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Welcome to Rebecca's Takes!
A newsletter about creative independence
Hi! I’m Rebecca. I’m going to use this space to explore technologies, products and trends that enable creative independence.
Creative independence is about being able to tell the stories you want to the people who need to hear them and being able to learn from and build with those people.
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I think we’re at an interesting moment for people who make stuff on the internet. It’s easier now than at any point in history to start making cool things (hi, Descript, Canva, Webflow, Shuffles) and finding people who care about whatever niche thing you care about (hey Tiktok, Youtube, Instagram, Twitter). But at the same time, that scale and ease comes with handcuffs. Creators are entirely at the mercy of their chosen platforms’ ranking changes, available monetization opportunities, and policy decisions. My focus here is on how creative people work within and around these constraints, what they use now, and what could be built to better support them in telling great stories and growing both audience and sustainable businesses. I’m especially interested in finding strategies to scale distribution (and monetization) in ways that are less dependent on social media’s walled gardens.
With that in mind, I think creative independence boils down to three things:
Freedom of speech: the ability to tell the story you want to tell, without unwanted restrictions
Tools that amplify creativity: the means to define and realize your story, without technical expertise
Sustainable business models: the ability to build a long-term living via creative pursuits
I’m planning to write about all of these areas here, approximately weekly. I’m hoping to try out a mix of formats (some product tear downs, some interviews, some thoughts on market trends) and see what you and I like most. So please tell me what you think along the way! You can also get a sense of what’s on my docket here. Read on to learn more about why I think this stuff matters.
I care about removing gate keepers for creative people.
When I started at Twitter in 2015, executives were still describing it as the ‘free speech wing of the free speech party’. But seven years and a pandemic have been a lifetime when it comes to speech rules in Big Tech. Today, freedom of speech is a certified lightning rod for both technology and media companies, with huge ramifications for creators. On one hand you have Substack and Netflix taking a stand for creative freedom by telling employees (and users) where they can shove their concerns about controversial content. On the other hand, you have basically every technology company, including, er, Substack asserting power over what kind of content can show up on their properties, both with hard lines (banning) and soft ones (ranking, monetization opportunities). In the case of gatekeeper platforms like Apple and Amazon, this isn’t just control over what shows up on their properties: they can prevent things from showing up on your phone—or, in the case of AWS, the internet—altogether.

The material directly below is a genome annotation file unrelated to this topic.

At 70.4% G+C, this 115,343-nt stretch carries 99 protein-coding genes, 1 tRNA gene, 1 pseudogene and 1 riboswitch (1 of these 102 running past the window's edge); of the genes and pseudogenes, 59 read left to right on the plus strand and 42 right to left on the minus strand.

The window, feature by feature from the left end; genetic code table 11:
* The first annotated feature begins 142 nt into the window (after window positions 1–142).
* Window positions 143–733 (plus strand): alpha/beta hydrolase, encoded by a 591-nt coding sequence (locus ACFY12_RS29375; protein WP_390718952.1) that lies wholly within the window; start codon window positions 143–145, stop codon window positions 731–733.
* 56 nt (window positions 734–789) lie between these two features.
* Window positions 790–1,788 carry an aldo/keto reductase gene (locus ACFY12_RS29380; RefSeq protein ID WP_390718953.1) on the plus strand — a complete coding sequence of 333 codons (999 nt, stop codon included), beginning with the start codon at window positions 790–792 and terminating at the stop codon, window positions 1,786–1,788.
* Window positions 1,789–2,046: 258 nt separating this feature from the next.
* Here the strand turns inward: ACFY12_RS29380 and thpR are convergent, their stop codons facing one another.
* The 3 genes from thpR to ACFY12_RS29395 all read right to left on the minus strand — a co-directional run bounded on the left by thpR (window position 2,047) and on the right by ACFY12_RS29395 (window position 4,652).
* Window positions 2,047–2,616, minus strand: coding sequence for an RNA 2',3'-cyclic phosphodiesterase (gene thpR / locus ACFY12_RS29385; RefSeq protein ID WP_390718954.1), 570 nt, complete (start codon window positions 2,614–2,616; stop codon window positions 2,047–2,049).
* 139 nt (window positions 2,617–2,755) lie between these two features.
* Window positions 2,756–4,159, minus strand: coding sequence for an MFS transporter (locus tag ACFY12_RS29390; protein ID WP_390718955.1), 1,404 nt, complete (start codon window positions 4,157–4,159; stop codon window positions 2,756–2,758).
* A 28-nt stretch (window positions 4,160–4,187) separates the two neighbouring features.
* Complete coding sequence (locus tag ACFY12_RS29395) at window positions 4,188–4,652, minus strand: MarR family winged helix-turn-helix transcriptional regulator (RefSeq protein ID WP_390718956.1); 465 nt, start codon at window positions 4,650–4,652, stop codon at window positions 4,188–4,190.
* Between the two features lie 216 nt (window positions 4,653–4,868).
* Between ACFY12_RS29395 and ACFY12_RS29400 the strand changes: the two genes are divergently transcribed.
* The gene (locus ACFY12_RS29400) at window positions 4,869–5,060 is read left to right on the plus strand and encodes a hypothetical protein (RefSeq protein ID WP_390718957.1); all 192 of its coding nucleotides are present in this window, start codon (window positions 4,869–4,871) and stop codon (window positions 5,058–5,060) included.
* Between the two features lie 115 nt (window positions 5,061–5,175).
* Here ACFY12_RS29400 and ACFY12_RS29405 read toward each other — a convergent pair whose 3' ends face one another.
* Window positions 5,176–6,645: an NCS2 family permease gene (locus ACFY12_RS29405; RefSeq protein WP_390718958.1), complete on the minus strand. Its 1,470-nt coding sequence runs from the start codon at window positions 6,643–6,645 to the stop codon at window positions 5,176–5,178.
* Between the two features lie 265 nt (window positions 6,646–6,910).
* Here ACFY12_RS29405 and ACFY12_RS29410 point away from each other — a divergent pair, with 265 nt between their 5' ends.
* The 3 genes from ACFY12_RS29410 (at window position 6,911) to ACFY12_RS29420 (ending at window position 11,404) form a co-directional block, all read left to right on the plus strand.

As a creator, you sign up for the rules when you put your content on the platform. YouTube Kids, an interesting example given the unique hurdles associated with being both algorithmically ranked and kid-friendly, even gives creators a handy field guide to help them understand what they’re allowed to post. The challenge is that the rules change all. the. time. YouTube was a great place to learn about big scientific debates...until those debates started to be about about covid. It’s never been ok to call for violence against an ethnic group on Facebook...unless that ethnic group is Russians in the context of a war. You definitely can’t use Twitter to send controlled substances to people without prescriptions...unless you’re getting gender hormones to people who otherwise can’t access them.
I am decidedly not espousing a stance on any of the very contentious issues above. But the uncertainty around what a platform’s policies will be tomorrow creates a real conundrum for creators. Yes, creators can ‘just leave’ if they don’t like the rules of whatever platform they’re on, but when a platform is your hosting service, your distribution partner and your only connection to your audience, the switching cost is, in practice, impossibly high. This is why products like Substack, Patreon and Paragraph interest me: the more direct connection you have with your audience—and the more portable that connection is—the harder it is to get caught in the ever changing winds of the tech industry’s content moderation wars. I think there’s also interesting work to be done using blockchain technology to ensure access. More on this in future posts.
Beyond access to audience, creators also come to platforms because those platforms amplify new forms of creativity. Tiktok’s short-form, music-backed format, coupled with its novel approach to content recommendations amplified new types of highly-engaging videos that never could have been popular on other platforms. The constraints not only enable, but spur new creativity. I believe the same effect is in progress across the process of media creation. For many creators, there is a chasm between the inspiring idea they have in their heads and what they can produce with the means available to them. That gap takes the form of equipment, technical knowhow, specialized skills, even taste.